Plastic Memories


For lack of a better place to go, Tsukasa ends up working at Sion Artificial Intelligence Corporation. SAI is the only corporation in the world that creates Giftias, androids with artificial souls indistinguishable from normal humans, and hence is incredibly cutting edge and an amazing place to work… for the most part. Tsukasa ends up working for Terminal Service, a much smaller, much more relaxed, and very separated branch from the main company that deals with a certain problem. Giftias all have a common issue that SAI has been unable to solve, in that after 81,920 hours they quickly begin to lose their memories, and eventually end up going berserk. Terminal Service is a division that handles collecting Giftias before their expiration date, and essentially putting them to sleep forever, which is quite a depressing job. This is usually done in pairs, a spotter and a marksman, one human and one Giftia. Tsukasa is immediately paired with a girl named Isla, who is a veteran but somewhat clumsy at her job. However, together they work off each other and make a great team, getting incredibly close to each other in the process. However, Isla is a Giftia, and like every other Giftia, her expiration date too is approaching.


What should you do if you have a predetermined life span? Live life to the fullest. That was the point of this anime. It was very clear, and a solid world was created around that point. While there was obviously denial from some of the characters related to this point, it was light, and it was highly emphasized that this point was what truly matters, and hence there wasn’t any major conflict or narrative effort given to going in a different way. And hence it focused solely on honing in on that one point, which was a great decision as it ultimately it did a tremendously good job at it. There is still value to life, even if all that remains at the end is nothing, not even memories. Rather, everything matters more when you know it’s going to end.

These points were thrown out a bit more explicitly than one would expect, arguably too blatantly, but this I think actually helped out, as it gave the viewers a lens to look through focusing in on the key themes immediately, even before the plot really started moving. And in that regard, it starts moving very quickly, not dancing around the key issue of Isla being the obvious main character that this effected. Rather, it foreshadowed her purpose from the beginning and brought it to the forefront relatively quickly, developing the character relationships and plot from there. The relationship between the two was incredibly well done in that both grew tremendously, Isla especially, and in an incredibly way considering her circumstances. It gives the viewer a sense of what should be coming doom, but as it faces it head on with such sincerity, it ends up becoming something more that’s difficult to describe, with the closest explanation I can think of being the theme park metaphor given in the anime.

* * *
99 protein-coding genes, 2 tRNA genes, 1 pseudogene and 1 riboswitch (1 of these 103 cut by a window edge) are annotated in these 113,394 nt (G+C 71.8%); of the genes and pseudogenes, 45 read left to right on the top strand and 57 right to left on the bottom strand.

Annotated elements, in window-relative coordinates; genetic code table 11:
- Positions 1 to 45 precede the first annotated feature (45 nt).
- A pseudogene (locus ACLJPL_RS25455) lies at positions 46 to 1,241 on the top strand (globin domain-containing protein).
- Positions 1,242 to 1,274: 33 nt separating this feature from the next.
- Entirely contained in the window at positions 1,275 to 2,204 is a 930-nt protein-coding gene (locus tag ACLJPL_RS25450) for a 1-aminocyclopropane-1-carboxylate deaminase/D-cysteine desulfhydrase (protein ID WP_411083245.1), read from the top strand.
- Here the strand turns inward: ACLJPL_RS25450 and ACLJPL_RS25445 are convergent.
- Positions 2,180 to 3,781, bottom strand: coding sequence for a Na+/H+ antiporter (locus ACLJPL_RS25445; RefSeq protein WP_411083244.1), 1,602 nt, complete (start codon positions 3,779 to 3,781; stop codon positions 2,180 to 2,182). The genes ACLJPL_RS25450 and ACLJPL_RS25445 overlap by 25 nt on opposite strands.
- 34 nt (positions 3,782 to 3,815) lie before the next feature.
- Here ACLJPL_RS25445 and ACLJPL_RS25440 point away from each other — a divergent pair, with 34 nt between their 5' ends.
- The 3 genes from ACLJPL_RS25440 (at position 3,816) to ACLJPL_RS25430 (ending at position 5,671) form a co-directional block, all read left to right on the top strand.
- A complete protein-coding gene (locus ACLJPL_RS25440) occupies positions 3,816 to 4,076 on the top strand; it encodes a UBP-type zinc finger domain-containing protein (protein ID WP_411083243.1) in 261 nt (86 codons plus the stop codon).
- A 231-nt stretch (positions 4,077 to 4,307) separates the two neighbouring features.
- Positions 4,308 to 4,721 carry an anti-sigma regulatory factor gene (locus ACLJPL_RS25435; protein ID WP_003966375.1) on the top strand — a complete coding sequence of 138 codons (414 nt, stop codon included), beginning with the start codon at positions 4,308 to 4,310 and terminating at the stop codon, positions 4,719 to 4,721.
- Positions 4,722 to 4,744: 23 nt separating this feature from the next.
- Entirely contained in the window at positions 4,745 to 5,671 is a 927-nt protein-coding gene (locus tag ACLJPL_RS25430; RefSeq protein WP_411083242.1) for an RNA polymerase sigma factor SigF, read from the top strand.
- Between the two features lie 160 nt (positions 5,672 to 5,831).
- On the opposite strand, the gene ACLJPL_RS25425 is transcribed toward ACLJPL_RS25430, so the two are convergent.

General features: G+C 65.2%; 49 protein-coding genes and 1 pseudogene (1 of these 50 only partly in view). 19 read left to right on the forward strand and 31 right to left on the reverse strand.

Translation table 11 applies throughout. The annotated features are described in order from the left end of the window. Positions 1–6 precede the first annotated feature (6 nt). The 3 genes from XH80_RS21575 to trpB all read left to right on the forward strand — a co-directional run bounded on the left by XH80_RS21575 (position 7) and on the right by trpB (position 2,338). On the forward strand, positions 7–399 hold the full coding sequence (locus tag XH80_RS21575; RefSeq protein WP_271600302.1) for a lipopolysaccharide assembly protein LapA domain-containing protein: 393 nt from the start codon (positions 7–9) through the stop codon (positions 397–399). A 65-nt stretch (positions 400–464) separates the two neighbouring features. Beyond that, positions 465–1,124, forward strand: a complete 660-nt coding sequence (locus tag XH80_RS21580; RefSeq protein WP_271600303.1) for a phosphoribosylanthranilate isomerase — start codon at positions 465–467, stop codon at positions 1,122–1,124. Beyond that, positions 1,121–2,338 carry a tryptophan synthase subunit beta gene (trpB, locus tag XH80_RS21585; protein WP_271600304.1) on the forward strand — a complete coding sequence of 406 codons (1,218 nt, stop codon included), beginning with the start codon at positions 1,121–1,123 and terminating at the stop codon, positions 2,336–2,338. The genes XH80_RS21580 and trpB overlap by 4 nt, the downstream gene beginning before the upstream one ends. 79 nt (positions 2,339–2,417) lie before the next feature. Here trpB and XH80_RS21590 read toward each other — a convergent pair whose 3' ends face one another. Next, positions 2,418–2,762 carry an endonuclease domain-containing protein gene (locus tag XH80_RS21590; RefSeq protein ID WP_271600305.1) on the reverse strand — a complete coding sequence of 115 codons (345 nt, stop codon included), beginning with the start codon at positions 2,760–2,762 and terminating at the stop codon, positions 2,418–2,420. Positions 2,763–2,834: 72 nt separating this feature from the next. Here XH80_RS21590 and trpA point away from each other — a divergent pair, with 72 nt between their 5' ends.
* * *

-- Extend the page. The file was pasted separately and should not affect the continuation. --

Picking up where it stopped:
The anime isn’t completely sad from beginning to end as one would expect of such circumstances, it has a surprisingly large amount of comedy and light hearted moments, and even the ending isn’t purely sad. Despite everything, Isla truly grew to accept things and be happy. It was definitely one of the most emotional endings I’ve ever seen, due to how great the romance between the two key characters was and how solidly it developed them as a normal couple dealing with a difficult situation, and I certainly wouldn’t call it happy enough to considered it bittersweet, but it wasn’t completely sad either, it was something more that I am also having trouble describing.  This concluded with an epilogue that also cements that feeling and the theme of moving on, but refrains from showing key details to also keep the ending featuring Isla as the last keynote viewers remember.

There were some parts that felt out of tone, like the combat, though a bit of variety does help, and there were certainly other interesting characters with their own short plots, but overall it was a very focused plot brought to a priceless conclusion. The OP/ED and OST were great and fitting. Isla’s face varying in the OPs was an incredibly good touch in hindsight. The animation and art were solid.

A sad but beautiful anime about the value of life. 



2 thoughts on “Plastic Memories

  1. I’m only a couple of episodes into this one but have read a lot about it. The first few episodes honestly haven’t grabbed me, but I’m still kind of interested so I’m slowly making my way through it. Thanks for sharing your thoughts on this series.

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